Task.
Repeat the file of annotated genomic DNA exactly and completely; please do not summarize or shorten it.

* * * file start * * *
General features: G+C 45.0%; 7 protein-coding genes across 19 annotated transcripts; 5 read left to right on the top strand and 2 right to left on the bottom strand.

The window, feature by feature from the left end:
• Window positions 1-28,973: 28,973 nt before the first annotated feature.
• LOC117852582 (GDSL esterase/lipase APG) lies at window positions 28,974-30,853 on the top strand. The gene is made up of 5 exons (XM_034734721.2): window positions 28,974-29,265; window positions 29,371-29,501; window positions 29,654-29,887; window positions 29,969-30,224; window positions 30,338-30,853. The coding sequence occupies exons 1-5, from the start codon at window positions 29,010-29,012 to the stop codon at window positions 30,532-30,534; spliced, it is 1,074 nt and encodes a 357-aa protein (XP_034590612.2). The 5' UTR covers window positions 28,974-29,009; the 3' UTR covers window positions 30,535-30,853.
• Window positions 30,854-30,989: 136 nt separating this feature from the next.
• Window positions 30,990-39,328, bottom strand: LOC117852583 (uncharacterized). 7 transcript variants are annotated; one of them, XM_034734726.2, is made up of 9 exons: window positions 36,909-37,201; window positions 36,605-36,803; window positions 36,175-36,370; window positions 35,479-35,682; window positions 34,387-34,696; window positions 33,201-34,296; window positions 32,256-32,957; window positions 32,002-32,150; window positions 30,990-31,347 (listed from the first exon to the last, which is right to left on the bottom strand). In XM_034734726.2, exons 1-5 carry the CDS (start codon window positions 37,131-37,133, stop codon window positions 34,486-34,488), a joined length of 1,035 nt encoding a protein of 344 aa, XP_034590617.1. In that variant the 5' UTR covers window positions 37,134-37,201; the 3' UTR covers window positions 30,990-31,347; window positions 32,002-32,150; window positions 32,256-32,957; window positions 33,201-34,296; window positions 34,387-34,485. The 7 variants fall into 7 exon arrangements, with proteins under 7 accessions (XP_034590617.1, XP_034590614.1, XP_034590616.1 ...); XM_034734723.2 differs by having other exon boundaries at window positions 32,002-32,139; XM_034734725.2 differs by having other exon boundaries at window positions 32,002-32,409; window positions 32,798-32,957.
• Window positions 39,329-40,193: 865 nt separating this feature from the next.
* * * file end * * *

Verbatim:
General features: G+C 45.0%; 7 protein-coding genes across 19 annotated transcripts; 5 read left to right on the top strand and 2 right to left on the bottom strand.

The window, feature by feature from the left end:
• Window positions 1-28,973: 28,973 nt before the first annotated feature.
• LOC117852582 (GDSL esterase/lipase APG) lies at window positions 28,974-30,853 on the top strand. The gene is made up of 5 exons (XM_034734721.2): window positions 28,974-29,265; window positions 29,371-29,501; window positions 29,654-29,887; window positions 29,969-30,224; window positions 30,338-30,853. The coding sequence occupies exons 1-5, from the start codon at window positions 29,010-29,012 to the stop codon at window positions 30,532-30,534; spliced, it is 1,074 nt and encodes a 357-aa protein (XP_034590612.2). The 5' UTR covers window positions 28,974-29,009; the 3' UTR covers window positions 30,535-30,853.
• Window positions 30,854-30,989: 136 nt separating this feature from the next.
• Window positions 30,990-39,328, bottom strand: LOC117852583 (uncharacterized). 7 transcript variants are annotated; one of them, XM_034734726.2, is made up of 9 exons: window positions 36,909-37,201; window positions 36,605-36,803; window positions 36,175-36,370; window positions 35,479-35,682; window positions 34,387-34,696; window positions 33,201-34,296; window positions 32,256-32,957; window positions 32,002-32,150; window positions 30,990-31,347 (listed from the first exon to the last, which is right to left on the bottom strand). In XM_034734726.2, exons 1-5 carry the CDS (start codon window positions 37,131-37,133, stop codon window positions 34,486-34,488), a joined length of 1,035 nt encoding a protein of 344 aa, XP_034590617.1. In that variant the 5' UTR covers window positions 37,134-37,201; the 3' UTR covers window positions 30,990-31,347; window positions 32,002-32,150; window positions 32,256-32,957; window positions 33,201-34,296; window positions 34,387-34,485. The 7 variants fall into 7 exon arrangements, with proteins under 7 accessions (XP_034590617.1, XP_034590614.1, XP_034590616.1 ...); XM_034734723.2 differs by having other exon boundaries at window positions 32,002-32,139; XM_034734725.2 differs by having other exon boundaries at window positions 32,002-32,409; window positions 32,798-32,957.
• Window positions 39,329-40,193: 865 nt separating this feature from the next.